Baseball could enter esports as MLB eyes virtual expansion

The growth of esports has brought many new names and games into the industry, and that looks set to continue with the news that Major League Baseball is exploring the options that would allow it to build a virtual scene to mirror it’s real life competition. The move would see America’s national pastime follow suit after makers of football, basketball and hockey games have already taken the relatively bold move to create a virtual analogue to their existing products.

Reports in the The ESports Observer, who were reporting on SportTechie’s inaugural State Of The Industry conference held in Brooklyn, NY, appeared this morning, quoting Major League Baseball and MLB Advanced Media’s Jamie Leece. Leece, who is Vice President of Games and VR, has previously worked at TakeTwo gaming and been on the board of PrePlay, and worked as a Sales Manager for Lucas Arts Entertainments early in his career, meaning he has more than a passing knowledge of game development and the industry overall.

This is very different from esports, or course, but Leece seems confident MBLAM can make the sector work for them. “I think it’s all about fan engagement, and it’s about finding the right place to go in,”, he said on Tuesday. “So we certainly are looking at it.” He did express some doubt about the current flock of titles and their competitive viability though, telling TEO “Ultimately I think the product for any of the sports out there that would be the big esport probably hasn’t been made yet.”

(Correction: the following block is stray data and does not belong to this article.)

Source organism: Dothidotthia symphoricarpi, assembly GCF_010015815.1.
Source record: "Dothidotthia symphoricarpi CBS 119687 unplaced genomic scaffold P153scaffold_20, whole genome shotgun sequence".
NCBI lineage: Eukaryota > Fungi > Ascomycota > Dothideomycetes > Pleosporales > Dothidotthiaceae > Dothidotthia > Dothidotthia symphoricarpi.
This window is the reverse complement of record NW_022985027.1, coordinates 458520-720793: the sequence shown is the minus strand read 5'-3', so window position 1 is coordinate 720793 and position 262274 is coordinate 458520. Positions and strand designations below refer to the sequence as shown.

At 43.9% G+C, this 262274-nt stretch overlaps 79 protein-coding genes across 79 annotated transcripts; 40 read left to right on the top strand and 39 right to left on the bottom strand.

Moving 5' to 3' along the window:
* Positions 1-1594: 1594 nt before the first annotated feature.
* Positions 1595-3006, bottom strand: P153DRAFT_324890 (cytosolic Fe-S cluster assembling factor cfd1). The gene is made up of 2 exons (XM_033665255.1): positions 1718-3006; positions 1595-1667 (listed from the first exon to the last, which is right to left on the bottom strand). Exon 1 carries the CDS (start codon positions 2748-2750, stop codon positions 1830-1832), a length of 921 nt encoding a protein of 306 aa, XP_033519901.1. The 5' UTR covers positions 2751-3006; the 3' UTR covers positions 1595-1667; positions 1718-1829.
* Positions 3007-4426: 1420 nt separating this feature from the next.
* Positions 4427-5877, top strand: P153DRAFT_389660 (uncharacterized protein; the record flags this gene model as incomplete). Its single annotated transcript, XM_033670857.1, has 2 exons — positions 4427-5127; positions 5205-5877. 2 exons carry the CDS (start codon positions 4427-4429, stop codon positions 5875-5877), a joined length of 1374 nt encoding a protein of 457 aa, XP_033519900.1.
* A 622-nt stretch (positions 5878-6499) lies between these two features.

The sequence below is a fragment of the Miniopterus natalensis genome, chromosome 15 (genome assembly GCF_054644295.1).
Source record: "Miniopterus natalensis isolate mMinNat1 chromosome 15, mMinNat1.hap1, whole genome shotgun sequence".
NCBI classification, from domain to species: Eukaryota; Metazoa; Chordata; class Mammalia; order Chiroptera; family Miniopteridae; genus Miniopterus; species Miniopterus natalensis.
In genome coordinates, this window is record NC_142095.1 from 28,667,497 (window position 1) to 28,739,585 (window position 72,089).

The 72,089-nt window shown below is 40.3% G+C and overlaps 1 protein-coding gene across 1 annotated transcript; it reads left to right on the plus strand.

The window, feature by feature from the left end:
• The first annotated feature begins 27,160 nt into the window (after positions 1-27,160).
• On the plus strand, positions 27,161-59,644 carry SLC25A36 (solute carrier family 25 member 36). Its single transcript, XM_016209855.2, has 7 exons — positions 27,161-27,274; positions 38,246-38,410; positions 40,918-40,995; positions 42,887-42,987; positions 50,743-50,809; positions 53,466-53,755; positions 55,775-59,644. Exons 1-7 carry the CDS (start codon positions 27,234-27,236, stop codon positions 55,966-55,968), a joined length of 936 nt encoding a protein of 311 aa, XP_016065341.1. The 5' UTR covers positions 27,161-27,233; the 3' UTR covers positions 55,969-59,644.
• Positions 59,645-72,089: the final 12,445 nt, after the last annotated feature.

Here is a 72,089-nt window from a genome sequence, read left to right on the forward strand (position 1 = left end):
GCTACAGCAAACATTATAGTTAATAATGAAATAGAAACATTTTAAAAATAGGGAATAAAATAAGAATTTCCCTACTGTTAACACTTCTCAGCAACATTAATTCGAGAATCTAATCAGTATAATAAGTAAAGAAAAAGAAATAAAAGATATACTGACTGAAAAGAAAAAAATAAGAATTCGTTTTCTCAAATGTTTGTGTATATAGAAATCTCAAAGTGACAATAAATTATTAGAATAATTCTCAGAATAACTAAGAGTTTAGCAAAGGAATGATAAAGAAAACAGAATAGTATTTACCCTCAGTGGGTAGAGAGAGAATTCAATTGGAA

Sport titles struggling to make an impact

It is refreshing to see a representative of such a group have a more realistic idea of where the industry currently stands on these sort of titles, which are very much on the edge of success and to an extent propped up by the huge leagues that are invested. At this point, the football, basketball, American football and other titles that have been brought into esports rather forcibly have not really made an impact on the endemic viewer.

Baseball will be another challenge altogether of course, as the game itself is so intrinsically slow and tough to engage with that it is already notorious for being all about the snacks. Articles have appeared in recent times detailing the fact that the game has taken a back seat to sports like American Football and Basketball in television and live viewership, meaning the game is both harder to sell, and in some ways more in need of a shot in the arm from esports than other such titles.

The SportTechie event brings together industry leaders from across the country to examine what shaped the scene in 2017 and what we can expect in 2018. With support from Oracle Hospitality and Sportradar, the invite-only event will feature networking receptions, panel discussions, and a keynote address from DeMaurice Smith, Executive Director of the NFLPA. Events such as these have become more and more popular as the Venture Capital floods into the scene, aiming to aid in the growth of esports generally as more interest is generated by growing viewing figures, prize pools and beyond.